Diversifying the 60/40 Investment Model

Most investment portfolios have followed the 60/40 model for quite some time, with 60% in stocks and the other 40% in bonds. The strategy behind the 60/40 model is to balance risk, assuming that if stocks take a hit, government bonds will counterbalance the loss to maintain growth over the long-term. Until the 2000s, this model performed well for what it was intended to achieve, with returns averaging nearly 10% over the last century(1).

However, in the first decade of the 2000s, which some investment experts refer to as “the lost decade,” the average 60/40 portfolio generated a 2.3% return(2). Not only is this much lower than historic trends, but it officially marked a loss of valuation when considering inflation. The current and future outlook on 60/40 portfolios is just as dire. Never before in history have equities and bonds declined 10% in the same quarter, until now. The purpose of the 60/40 model is for bonds and stocks to seesaw their valuations, not follow the same downward trend.

What used to provide a conservative balance of risk and return is now offering high risk with low return. The current era of pandemic-induced stagnation has primarily caused bonds to lose value. But similar factors are also leading to stock market declines for which bonds and government policy can no longer compensate. Already this year, investors have pulled over $18 billion from the bond market (3). Ultimately, the economy has changed since the 80s and 90s when 60/40 investment portfolios worked for long-term growth strategies. As the economy diversifies, so must investment portfolios if they stand any chance of outpacing inflation, which is and we expect will remain high.

There are many ways to diversify investment portfolios that don’t necessarily add a high level of volatility. Redirecting even a small portion of the 60/40 investments into alternatives can create a more well-rounded portfolio with the potential for a better chance at achieving long-term growth that outpaces high inflation.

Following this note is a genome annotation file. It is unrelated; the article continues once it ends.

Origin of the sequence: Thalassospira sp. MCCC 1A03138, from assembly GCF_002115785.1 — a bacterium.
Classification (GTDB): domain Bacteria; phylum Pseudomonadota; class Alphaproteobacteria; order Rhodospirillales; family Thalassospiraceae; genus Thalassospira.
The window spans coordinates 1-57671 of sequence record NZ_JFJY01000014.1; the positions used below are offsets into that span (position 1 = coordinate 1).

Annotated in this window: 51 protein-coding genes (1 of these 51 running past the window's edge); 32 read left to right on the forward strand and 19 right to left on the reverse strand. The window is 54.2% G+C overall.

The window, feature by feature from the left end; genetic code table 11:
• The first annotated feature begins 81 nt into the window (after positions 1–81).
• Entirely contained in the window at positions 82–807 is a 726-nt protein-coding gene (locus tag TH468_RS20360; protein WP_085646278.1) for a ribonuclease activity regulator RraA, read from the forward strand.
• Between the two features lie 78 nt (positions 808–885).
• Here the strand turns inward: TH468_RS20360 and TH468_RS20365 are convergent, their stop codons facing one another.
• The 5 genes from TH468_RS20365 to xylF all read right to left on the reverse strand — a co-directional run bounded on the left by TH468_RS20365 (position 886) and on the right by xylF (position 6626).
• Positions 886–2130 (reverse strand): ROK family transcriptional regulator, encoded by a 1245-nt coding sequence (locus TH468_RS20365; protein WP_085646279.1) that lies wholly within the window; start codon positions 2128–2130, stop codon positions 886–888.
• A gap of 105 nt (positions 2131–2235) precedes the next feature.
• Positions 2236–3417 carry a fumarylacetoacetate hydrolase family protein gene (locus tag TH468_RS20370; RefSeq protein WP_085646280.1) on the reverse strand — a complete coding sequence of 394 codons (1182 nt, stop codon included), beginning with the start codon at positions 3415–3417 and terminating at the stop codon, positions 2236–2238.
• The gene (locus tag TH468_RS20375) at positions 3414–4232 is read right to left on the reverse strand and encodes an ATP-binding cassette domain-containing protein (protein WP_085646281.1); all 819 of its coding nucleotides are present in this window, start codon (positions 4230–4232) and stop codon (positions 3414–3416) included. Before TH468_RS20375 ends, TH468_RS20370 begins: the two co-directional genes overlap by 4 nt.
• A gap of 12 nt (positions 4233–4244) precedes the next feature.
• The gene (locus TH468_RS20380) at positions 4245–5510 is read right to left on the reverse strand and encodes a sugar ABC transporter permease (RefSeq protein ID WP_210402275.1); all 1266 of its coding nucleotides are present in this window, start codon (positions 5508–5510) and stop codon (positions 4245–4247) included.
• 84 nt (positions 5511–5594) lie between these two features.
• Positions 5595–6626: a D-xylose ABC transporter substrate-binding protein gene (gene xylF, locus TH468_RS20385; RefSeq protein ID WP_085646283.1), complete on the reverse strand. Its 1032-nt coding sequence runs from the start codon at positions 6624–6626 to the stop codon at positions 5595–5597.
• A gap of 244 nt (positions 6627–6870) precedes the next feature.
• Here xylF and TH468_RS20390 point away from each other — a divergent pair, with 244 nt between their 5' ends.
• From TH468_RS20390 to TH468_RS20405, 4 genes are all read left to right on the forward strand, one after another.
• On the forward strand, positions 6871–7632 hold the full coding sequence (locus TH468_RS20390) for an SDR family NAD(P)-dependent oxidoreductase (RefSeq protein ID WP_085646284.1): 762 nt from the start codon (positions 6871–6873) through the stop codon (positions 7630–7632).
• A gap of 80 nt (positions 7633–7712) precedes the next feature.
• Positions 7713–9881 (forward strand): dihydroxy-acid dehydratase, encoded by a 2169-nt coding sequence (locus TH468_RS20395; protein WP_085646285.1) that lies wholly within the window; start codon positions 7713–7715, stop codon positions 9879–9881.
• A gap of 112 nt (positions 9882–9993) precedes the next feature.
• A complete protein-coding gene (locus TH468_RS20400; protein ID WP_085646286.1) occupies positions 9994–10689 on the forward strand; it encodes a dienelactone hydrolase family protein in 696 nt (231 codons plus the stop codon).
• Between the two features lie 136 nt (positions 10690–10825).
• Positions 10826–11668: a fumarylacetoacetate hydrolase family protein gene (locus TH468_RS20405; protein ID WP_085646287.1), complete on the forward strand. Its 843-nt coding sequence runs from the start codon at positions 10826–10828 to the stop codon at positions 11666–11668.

Start with dividends, for example. Every quarter, a diverse basket of large, publicly-traded companies provides a consistent payout to their shareholders in the form of dividends*. These types of dividends tend to grow over time, offering a potential inflation hedge. The dividend market has already generated over $13 billion this year (4). If jumping into hedge funds, venture capital, and private equity bring too much risk into the portfolio, we believe dividends offer a lower risk entry-point into diversifying the outdated 60/40 model. 

Not all dividends are created equal, of course. For those interested in diversifying portfolios while maintaining lower volatility and higher return, TrueShares’ DIVZ ETF seeks to offer a solution. Our dividend ETF attempts to outperform the overall market by favoring traditional companies with market capitalizations greater than $8 billion, stable revenue streams, and more disciplined capital reinvestment. Regardless of what the new ratio looks like for investors and their clients, stepping out of the 60/40 model and into a more diversified portfolio with dividends that can help mitigate against inflation and even offer the potential to achieve capital appreciation.

*Dividends are not guaranteed and can fluctuate.


Dividend Paying Security Risk. Securities that pay high dividends as a group can fall out of favor with the market, causing these companies to underperform companies that do not pay high dividends. Dividends may also be reduced or discontinued.

Equity Market Risk. Common stocks are susceptible to general stock market fluctuations and to volatile increases and decreases in value as market confidence in and perceptions of their issuers change based on various and unpredictable factors including but not limited to: expectations regarding government, economic, monetary and fiscal policies; inflation and interest rates; economic expansion or contraction; and global or regional political, economic and banking crises.[AC[1]